SAVING GRACE demonstrates Julie Garwood's panache for extremely light, sweet stories. Her heroines are very sweet, and her heroes are generally rough-around-the-edges but gentle intimately and ultimately very caring. The love between the hero and heroine is always mutually giving, which I very much appreciate in Julie Garwood's stories. Unfortunately, her stories harbor little substance, and her weak prose and settings mire the overall effect. Similar to the THE SECRET, soap-opera-ish conversations and plots saturates SAVING GRACE's content, completely overshadowing the sweetness and humor her stories exude. The pacing of the novel plods along at a snail's pace.
SAVING GRACE hones in on a woman's place from the eyes of the Church and God. One evil bishop's interpretations places women behind dull-witted oxen and other animals in God's eyes. Our heroine Johanna takes this to heart and allows her husband the Baron Raulf to shatter her confidence and self-respect first, and then later, Raulf abuses her physically. When news arrives of Raulf's demise, Johanna is overjoyed. Her brother Baron Nicholas promptly arranges Johanna's marriage to a Scottish highlander, the Laird Gabriel MacBain, a mighty warrior. Since the MacBain lands technically belong to Johanna, Gabriel agrees to the marriage, primarily to acquire the land. At first sight, both are stricken by the other's imposing, handsome appearance in Gabriel's case, and beauty in Johanna's case.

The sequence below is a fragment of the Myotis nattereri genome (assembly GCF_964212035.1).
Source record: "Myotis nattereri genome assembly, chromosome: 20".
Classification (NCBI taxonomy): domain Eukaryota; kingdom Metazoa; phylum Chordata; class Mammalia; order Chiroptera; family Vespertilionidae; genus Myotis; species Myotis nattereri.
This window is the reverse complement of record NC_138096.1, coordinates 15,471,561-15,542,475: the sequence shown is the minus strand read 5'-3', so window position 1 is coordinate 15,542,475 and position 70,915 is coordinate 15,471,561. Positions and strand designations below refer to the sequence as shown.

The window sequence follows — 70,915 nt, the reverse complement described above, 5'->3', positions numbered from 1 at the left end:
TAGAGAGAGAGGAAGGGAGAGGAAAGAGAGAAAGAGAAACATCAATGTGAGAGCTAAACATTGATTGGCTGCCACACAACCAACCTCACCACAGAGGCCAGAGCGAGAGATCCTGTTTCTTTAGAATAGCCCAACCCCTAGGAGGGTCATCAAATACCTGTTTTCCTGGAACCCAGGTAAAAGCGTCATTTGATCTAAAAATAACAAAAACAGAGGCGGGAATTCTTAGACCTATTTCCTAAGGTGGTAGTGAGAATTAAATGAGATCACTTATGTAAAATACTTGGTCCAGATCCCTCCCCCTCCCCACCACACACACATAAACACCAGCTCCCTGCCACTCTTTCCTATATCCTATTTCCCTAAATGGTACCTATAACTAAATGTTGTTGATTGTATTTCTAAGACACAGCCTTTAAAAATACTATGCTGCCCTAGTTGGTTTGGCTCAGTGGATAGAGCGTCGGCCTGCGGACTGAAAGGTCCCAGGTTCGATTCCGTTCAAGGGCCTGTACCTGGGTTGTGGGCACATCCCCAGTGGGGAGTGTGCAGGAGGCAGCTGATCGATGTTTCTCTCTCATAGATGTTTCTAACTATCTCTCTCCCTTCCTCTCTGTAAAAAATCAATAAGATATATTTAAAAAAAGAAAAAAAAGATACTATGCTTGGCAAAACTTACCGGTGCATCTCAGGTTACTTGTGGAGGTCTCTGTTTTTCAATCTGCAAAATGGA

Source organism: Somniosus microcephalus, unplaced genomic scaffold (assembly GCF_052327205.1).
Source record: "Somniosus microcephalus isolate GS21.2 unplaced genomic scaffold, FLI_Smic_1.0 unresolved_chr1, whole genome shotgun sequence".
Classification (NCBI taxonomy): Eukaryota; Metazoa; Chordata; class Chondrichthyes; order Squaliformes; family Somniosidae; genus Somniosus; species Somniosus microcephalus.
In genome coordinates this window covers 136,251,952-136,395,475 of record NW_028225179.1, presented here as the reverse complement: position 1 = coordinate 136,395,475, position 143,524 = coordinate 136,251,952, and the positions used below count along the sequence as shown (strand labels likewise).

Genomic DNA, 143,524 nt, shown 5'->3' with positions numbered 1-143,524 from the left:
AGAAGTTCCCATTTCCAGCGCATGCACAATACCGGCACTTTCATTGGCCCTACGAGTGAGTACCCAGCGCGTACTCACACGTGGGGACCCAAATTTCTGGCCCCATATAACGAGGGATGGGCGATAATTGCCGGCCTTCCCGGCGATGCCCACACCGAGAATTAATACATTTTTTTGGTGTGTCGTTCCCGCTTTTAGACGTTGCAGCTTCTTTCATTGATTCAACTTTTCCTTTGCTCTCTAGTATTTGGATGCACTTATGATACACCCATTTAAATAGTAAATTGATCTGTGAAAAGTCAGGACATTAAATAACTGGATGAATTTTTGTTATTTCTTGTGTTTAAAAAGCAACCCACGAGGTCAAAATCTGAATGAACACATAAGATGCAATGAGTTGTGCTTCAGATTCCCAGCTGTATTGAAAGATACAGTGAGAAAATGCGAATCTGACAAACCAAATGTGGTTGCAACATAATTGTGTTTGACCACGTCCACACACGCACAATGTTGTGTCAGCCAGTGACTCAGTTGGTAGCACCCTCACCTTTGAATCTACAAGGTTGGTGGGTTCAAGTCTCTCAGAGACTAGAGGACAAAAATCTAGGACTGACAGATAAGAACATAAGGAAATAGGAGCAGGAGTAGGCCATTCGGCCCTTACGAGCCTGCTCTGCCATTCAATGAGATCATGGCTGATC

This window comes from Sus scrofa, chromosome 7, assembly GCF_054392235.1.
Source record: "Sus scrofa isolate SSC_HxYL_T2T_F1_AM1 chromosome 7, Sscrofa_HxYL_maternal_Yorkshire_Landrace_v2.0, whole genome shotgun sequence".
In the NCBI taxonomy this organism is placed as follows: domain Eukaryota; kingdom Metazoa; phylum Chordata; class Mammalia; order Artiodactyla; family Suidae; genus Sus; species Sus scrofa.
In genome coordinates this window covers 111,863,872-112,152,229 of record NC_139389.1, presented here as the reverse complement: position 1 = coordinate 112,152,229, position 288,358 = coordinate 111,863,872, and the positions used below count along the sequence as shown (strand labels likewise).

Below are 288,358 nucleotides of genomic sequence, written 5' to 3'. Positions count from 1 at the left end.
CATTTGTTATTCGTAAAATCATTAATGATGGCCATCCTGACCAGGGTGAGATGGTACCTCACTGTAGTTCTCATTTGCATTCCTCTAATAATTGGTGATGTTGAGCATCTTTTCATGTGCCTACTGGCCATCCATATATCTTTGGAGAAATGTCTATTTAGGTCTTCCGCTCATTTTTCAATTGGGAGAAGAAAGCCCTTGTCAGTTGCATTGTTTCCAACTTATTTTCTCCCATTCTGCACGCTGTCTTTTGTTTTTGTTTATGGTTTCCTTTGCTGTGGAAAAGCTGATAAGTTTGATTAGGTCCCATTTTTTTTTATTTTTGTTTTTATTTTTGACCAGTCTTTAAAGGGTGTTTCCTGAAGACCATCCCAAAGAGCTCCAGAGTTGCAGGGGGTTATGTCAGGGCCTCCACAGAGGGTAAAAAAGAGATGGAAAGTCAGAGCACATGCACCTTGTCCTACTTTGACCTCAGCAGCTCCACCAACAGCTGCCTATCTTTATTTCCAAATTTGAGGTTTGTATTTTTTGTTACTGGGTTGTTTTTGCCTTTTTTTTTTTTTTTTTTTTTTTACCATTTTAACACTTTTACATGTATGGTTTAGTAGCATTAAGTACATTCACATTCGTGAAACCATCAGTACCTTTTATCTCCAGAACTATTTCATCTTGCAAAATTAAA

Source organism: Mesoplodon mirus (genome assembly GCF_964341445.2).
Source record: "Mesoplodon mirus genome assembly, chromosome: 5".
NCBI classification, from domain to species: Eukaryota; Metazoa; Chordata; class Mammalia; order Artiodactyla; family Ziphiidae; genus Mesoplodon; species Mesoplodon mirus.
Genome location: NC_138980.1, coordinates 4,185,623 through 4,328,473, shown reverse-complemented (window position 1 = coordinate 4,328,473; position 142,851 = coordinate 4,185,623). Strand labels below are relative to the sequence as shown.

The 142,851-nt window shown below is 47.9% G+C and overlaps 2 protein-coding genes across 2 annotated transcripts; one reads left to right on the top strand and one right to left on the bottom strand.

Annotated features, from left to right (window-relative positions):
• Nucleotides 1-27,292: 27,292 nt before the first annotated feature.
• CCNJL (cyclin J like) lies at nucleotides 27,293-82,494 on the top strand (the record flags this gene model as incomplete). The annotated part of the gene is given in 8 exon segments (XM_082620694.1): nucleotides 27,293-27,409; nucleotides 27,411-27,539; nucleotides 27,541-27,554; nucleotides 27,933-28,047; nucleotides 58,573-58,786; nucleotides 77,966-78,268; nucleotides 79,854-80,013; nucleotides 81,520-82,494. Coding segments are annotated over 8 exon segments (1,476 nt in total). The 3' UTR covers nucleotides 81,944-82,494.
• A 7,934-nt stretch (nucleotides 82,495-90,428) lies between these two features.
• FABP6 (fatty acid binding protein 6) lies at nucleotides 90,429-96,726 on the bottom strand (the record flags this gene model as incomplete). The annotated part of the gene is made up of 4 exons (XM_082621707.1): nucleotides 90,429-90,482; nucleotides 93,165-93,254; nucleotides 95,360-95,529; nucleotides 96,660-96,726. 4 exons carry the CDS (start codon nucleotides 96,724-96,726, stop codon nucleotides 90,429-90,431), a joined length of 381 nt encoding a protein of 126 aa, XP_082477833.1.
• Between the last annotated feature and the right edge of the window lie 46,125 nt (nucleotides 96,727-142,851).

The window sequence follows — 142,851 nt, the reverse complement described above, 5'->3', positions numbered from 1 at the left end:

Since Gabriel is a warrior and very rough-around-the-edges, I did enjoy how SAVING GRACE's Johanna manipulates him with tenderness and caring to calm him down first, and then make him forget his anger over her willfulness. For example, when Gabriel is very angry at Johanna for venturing out on her own in search of some barrels of ale to barter with, she touches Gabriel gently on the cheek and neck to completely subdue him. It was funny, and the parallel to petting an angry dog was not missed.
I can't help but draw comparisons between Julie Garwood's heroines and other heroines I often read about in this genre. SAVING GRACE's Johanna was verbally and physically abused, and although she's sweet and gentle, she still shows plenty of strength in her own way. Instead of constantly provoking, antagonizing and bickering with her hero Gabriel, she forges her own unique way with love, tenderness, and apparent submission. She confronts her enemies on her own towards the end, and she does what she feels needs to be done to secure the safety of her clan and Gabriel. She's meek when it suits her, she's stubborn and willful otherwise. I think she's much stronger, more mature than so many of the childish, acrimonious heroines we read about so often.
I'll continue to read Julie Garwood's books despite their sluggish pace and gossiping, soap-opera plots. They're sweet in their own right.